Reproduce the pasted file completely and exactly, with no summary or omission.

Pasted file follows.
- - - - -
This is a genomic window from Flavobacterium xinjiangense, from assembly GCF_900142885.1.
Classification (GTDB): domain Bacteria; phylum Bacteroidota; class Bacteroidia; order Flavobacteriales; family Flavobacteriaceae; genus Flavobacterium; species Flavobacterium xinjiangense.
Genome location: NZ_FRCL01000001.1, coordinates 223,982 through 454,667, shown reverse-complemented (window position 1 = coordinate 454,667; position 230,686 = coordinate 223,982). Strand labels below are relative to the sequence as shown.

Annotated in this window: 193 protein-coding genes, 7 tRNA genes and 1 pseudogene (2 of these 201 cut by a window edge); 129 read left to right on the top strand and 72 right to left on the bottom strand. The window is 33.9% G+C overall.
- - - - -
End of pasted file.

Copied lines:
This is a genomic window from Flavobacterium xinjiangense, from assembly GCF_900142885.1.
Classification (GTDB): domain Bacteria; phylum Bacteroidota; class Bacteroidia; order Flavobacteriales; family Flavobacteriaceae; genus Flavobacterium; species Flavobacterium xinjiangense.
Genome location: NZ_FRCL01000001.1, coordinates 223,982 through 454,667, shown reverse-complemented (window position 1 = coordinate 454,667; position 230,686 = coordinate 223,982). Strand labels below are relative to the sequence as shown.

Annotated in this window: 193 protein-coding genes, 7 tRNA genes and 1 pseudogene (2 of these 201 cut by a window edge); 129 read left to right on the top strand and 72 right to left on the bottom strand. The window is 33.9% G+C overall.